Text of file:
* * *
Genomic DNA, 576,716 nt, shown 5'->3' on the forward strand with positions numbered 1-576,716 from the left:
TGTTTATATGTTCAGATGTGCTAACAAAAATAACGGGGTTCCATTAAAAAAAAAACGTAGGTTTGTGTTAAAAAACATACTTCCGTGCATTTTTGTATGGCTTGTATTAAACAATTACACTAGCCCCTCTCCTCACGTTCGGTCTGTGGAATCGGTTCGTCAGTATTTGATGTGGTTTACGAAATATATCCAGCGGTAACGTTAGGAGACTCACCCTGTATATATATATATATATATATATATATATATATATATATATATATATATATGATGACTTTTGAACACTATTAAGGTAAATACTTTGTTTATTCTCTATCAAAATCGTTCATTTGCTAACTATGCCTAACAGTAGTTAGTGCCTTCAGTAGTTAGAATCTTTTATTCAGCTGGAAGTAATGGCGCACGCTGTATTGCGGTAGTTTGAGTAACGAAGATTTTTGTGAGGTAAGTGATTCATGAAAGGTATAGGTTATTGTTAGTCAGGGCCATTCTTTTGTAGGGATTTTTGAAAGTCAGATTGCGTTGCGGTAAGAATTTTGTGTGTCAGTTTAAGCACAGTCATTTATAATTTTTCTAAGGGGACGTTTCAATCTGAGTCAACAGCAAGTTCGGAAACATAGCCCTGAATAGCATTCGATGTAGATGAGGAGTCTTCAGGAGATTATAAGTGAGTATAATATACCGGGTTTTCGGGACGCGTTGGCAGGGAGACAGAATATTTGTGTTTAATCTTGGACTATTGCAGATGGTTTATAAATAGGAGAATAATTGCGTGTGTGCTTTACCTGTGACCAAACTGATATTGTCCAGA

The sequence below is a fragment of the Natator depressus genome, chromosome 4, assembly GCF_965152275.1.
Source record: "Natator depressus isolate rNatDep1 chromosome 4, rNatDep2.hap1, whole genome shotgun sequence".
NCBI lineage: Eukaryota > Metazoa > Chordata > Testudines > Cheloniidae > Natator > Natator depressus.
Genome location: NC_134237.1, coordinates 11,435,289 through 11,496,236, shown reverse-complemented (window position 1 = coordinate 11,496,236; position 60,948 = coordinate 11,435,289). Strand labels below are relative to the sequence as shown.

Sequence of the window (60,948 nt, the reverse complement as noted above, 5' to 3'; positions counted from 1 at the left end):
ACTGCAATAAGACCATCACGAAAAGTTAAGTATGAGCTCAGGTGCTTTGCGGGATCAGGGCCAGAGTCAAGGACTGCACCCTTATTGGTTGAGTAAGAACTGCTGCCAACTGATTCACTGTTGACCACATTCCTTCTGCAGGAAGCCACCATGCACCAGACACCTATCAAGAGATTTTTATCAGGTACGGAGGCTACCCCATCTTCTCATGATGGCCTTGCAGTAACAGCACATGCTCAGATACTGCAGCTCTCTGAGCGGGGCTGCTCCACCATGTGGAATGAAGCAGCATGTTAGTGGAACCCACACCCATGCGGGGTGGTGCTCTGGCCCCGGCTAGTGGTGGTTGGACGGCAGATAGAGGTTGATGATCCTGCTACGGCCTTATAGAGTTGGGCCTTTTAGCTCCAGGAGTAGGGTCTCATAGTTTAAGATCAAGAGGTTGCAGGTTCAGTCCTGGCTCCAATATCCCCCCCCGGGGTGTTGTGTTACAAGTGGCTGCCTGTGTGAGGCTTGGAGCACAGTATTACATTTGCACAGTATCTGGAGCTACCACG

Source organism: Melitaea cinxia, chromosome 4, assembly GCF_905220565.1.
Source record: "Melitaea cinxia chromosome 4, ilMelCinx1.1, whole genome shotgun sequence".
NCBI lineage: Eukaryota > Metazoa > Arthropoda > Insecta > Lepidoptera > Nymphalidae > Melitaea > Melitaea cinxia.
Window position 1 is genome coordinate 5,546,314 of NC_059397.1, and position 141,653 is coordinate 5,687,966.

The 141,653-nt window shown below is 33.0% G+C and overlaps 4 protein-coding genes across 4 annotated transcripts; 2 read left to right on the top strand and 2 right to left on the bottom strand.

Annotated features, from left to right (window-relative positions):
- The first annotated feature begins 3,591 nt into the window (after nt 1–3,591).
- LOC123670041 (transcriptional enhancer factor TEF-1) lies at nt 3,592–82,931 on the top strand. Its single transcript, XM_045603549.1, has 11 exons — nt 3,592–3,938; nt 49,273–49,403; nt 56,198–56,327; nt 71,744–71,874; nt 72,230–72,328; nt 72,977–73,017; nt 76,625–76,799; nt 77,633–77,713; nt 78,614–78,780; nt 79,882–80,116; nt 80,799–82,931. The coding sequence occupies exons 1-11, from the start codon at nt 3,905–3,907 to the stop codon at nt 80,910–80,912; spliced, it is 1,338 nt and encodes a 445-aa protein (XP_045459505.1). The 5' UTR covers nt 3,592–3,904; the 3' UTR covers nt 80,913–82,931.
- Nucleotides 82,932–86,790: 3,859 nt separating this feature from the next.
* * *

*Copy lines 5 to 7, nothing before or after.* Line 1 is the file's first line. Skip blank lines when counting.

NCBI lineage: Eukaryota > Metazoa > Chordata > Testudines > Cheloniidae > Natator > Natator depressus.
Genome location: NC_134237.1, coordinates 11,435,289 through 11,496,236, shown reverse-complemented (window position 1 = coordinate 11,496,236; position 60,948 = coordinate 11,435,289). Strand labels below are relative to the sequence as shown.

Sequence of the window (60,948 nt, the reverse complement as noted above, 5' to 3'; positions counted from 1 at the left end):